Hearing Well This Holiday Season

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Hearing Well This Holiday Season

As the holiday season rolls around, many of us are looking forward to traveling and spending time with our closest family and friends. But, for people who live with hearing loss, the holiday season can be a source of frustration and embarrassment.

Whether it’s a grandparent, sibling, or best friend, many people have close friends and family who are living with hearing loss. While everyone else in your festivities is enjoying good conversation and loud, festive music, our relatives with hearing loss are having difficulty staying a part of the group.

To help your friends and family with hearing loss have a fantastic holiday season, here are some tips and tricks to ensure that they stay a part of the fun:

  • Ask them what you can do to help. People with hearing loss, particularly if they’ve lived with it for a long time, generally know what support they need to stay engaged in group settings. Whether you’re hosting a large, raucous Christmas party, or a small holiday get-together, your friend or family member with hearing loss can probably tell you what they need to feel supported and included.
  • Keep the volume down. While we all love to belt Christmas music at the top of our lungs, doing so doesn’t exactly create the best environment for someone with hearing loss. Loud music can make it extremely difficult for someone with hearing loss to stay caught up in a conversation, so turn the tunes down just a bit and it’ll make all the difference.
  • Turn the lights on. Particularly for people who have had hearing loss for a long time and often rely on lipreading to communicate, dimly lit settings are tough to work with, String lights and candles may feel festive, but they’re not conducive to easy conversations for people with hearing loss.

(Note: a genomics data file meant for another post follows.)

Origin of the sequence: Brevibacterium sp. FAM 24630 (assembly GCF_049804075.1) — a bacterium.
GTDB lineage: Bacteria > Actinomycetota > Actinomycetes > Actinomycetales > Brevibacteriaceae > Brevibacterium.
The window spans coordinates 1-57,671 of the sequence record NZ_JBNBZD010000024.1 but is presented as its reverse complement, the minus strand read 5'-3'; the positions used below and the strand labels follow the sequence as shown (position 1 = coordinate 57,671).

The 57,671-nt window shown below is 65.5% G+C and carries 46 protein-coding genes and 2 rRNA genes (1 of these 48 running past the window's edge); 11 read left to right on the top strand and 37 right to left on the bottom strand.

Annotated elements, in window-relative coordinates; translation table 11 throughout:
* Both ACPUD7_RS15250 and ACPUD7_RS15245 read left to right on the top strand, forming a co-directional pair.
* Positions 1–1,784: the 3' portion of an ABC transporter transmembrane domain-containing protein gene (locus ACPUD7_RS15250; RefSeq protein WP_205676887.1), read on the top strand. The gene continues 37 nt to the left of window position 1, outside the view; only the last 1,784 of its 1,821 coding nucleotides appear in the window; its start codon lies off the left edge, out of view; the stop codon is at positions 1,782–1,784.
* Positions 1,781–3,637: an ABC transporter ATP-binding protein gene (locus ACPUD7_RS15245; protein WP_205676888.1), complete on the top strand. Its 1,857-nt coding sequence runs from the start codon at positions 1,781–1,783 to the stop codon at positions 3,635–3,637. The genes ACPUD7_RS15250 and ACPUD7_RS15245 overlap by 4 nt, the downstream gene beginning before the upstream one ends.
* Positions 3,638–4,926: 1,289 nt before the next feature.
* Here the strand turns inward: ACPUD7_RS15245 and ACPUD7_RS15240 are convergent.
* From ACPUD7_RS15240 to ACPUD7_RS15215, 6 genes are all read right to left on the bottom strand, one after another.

• Make eye contact. Along the same lines as turning the lights on, facing someone with hearing loss while talking to them not only allows them to read your lips, but can help them actually hear the words you’re saying. This is particularly important in crowded rooms, where even people without hearing loss can struggle to communicate.
  • Check-in frequently. If you know that one of your friends or family members has hearing loss, it can be good to stay attentive to them and to check in with them frequently throughout an event. Especially if they have newly diagnosed hearing loss, they may be struggling to stay engaged in social situations, so your conversation might just be what they need to get back to the party.
  • Speak clearly and enunciate. Although it might be tempting to shout to someone with hearing loss, doing so is not only unhelpful for communication purposes, but it can cause a scene and bring embarrassing and unwanted attention to the person with hearing loss. Speaking clearly and enunciating are two great tactics for making sure someone with hearing loss understands what you’re trying to say.
  • Be an advocate. If you notice that someone with hearing loss is having trouble in a conversation, it might be because the person they’re talking to doesn’t yet understand how best to communicate with a person with hearing loss. It’s important to speak up in these situations and to make sure that everyone knows how to effectively communicate through hearing loss.

The holiday season should be a time of joy and celebration, not of frustration and embarrassment. If you have family or friends who suffer from hearing loss, there are some simple steps you can take to help them feel more included in the festivities.


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